Through this approach, our work has grown to span 46 countries, and we have unlocked nearly $94 million of private sector capital to support 140+ enterprises, avoided over 1 million metric tons of carbon and impacted nearly 24 million lives.
Can you really tell when businesses are “being good”?
What has always grounded IIX’s work – from our impact assessments to our innovative financial products – is our commitment to measure what matters most to vulnerable communities. By giving value to those who are excluded and invisible to financial markets, we can better ensure the long-term sustainability of impact enterprises, as well as the sustainability of investments. By tying the voices of beneficiaries to impact assessments, and impact assessments to investment dollars, we also hold everyone accountable to building an equitable and inclusive future.
In the coming year, IIX is excited to build on our decade of experience in impact measurement and data analytics to bring value to every company, and to help them give value to “being good.” In other words, the clear way to tell when businesses are “being good” is to ask their customers and beneficiaries, and to account for their voices in the company’s value.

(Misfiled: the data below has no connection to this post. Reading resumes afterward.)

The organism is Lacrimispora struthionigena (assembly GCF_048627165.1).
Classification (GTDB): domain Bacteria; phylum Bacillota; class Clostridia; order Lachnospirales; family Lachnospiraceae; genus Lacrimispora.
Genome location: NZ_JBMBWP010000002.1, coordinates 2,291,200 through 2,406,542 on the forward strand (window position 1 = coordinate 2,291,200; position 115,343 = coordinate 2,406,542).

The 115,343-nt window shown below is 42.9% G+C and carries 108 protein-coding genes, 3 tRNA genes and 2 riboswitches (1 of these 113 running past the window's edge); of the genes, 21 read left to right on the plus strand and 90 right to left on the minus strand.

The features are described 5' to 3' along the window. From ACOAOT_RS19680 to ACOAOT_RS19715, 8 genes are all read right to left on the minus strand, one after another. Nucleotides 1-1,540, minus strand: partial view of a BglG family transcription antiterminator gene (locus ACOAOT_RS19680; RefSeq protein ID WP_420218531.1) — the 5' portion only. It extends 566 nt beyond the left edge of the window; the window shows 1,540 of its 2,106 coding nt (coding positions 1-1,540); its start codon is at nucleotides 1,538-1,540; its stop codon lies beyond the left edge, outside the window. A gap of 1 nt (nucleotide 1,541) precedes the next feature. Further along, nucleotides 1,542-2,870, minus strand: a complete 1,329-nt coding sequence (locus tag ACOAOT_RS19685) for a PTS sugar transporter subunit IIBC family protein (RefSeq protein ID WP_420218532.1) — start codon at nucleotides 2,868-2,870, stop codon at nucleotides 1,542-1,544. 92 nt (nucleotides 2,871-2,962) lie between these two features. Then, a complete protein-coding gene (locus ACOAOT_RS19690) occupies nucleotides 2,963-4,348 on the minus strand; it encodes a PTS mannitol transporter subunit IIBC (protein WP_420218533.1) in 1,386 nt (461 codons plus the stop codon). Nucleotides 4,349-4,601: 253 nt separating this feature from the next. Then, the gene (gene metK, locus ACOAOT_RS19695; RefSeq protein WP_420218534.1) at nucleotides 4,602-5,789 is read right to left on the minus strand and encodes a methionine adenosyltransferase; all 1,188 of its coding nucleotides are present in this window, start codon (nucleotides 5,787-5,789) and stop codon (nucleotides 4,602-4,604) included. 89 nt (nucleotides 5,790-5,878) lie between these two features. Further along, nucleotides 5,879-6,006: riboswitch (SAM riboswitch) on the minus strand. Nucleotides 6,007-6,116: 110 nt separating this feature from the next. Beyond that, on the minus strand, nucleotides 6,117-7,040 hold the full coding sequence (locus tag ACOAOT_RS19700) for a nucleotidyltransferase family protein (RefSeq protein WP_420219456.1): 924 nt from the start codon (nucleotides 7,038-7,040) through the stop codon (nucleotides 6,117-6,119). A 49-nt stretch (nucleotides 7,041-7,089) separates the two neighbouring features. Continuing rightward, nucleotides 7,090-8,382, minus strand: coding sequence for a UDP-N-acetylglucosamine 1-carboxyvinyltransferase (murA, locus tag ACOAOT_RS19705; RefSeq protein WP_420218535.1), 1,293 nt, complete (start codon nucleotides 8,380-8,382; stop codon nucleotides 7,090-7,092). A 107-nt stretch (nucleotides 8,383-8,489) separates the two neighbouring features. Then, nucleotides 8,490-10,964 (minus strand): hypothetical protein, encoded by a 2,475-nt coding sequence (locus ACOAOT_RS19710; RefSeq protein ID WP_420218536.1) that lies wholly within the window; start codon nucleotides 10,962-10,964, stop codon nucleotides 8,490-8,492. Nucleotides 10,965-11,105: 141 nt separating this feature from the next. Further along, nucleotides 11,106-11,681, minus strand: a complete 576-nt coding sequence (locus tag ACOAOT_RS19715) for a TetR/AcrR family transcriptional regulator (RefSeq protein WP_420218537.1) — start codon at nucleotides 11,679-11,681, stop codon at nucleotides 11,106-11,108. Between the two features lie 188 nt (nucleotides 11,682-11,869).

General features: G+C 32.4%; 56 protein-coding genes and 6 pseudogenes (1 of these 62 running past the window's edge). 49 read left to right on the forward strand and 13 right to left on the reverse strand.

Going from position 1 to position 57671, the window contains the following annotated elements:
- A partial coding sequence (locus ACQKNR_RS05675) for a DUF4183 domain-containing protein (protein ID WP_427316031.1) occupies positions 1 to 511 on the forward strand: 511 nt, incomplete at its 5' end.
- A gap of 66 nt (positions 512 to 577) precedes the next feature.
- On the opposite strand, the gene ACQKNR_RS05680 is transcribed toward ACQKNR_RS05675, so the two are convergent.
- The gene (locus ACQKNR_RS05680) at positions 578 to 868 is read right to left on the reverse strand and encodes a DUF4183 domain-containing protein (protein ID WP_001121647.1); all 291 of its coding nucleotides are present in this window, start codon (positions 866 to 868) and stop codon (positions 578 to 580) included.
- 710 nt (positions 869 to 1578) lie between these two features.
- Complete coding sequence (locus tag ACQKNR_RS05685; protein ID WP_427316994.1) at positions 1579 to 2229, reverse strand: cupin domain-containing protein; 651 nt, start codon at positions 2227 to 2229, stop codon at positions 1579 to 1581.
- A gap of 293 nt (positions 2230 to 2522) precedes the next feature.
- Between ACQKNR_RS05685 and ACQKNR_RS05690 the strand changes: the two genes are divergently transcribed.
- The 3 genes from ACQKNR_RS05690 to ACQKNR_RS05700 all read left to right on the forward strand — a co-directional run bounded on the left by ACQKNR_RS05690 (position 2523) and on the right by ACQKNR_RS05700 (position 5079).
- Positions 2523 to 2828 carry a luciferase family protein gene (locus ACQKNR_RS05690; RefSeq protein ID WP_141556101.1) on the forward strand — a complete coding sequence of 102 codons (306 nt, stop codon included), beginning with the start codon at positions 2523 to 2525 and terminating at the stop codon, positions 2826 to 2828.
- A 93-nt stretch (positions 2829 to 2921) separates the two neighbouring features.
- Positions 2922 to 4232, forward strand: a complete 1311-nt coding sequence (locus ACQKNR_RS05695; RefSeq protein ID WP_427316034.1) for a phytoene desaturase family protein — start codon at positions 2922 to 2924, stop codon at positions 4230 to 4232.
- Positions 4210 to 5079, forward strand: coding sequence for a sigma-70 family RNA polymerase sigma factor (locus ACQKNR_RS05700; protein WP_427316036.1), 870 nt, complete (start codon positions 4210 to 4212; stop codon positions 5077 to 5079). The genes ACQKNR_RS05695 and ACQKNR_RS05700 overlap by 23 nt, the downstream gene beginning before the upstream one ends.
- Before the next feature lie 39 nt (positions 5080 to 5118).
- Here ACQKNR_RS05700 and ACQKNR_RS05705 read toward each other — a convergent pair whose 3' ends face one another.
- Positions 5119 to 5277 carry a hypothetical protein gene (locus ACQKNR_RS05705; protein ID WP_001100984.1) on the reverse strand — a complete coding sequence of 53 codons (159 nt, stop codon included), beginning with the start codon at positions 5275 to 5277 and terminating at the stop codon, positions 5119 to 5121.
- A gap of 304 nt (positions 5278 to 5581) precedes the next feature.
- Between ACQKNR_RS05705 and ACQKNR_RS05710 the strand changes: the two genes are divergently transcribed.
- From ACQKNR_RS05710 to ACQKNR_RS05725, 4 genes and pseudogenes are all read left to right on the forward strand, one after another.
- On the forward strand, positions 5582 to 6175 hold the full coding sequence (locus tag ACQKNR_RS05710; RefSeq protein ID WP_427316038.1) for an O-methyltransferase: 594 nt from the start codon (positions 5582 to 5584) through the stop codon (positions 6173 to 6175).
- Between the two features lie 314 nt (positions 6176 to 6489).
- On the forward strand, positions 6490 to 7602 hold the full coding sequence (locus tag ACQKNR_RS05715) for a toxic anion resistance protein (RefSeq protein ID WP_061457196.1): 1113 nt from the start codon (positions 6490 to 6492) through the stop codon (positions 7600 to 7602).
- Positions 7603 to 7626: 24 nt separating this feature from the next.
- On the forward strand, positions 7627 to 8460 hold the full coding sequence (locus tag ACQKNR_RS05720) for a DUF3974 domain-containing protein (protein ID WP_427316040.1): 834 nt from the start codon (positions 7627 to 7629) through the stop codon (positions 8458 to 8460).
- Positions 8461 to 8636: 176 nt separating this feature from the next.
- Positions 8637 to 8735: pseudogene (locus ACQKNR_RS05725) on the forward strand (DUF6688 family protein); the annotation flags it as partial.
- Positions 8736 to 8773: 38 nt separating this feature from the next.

What are the payoffs and costs associated with impact investing for all parties?
As IIX looks back at our ten years of work helping enterprises grow and raise capital, we are encouraged by the growing number of investors participating in the space. We were excited that the majority of investors in IIX’s Women’s Livelihood Bond (WLB1) – the world’s first impact investing instrument to be listed on a stock exchange—were from Asia. This is a positive sign that investors in emerging markets are also thinking about value beyond purely economic terms. But beyond the binary of financial and social return, which forces us to think about the world in terms of payoffs and costs, IIX wants to challenge investors to think about value in a new way. For example, when we report that investors received a three-fold holistic growth of wealth in the first year of the WLB1, we are challenging them to account for wealth and value creation that comes from a sustainable livelihood, a more resilient community, and ultimately a safer and more peaceful world.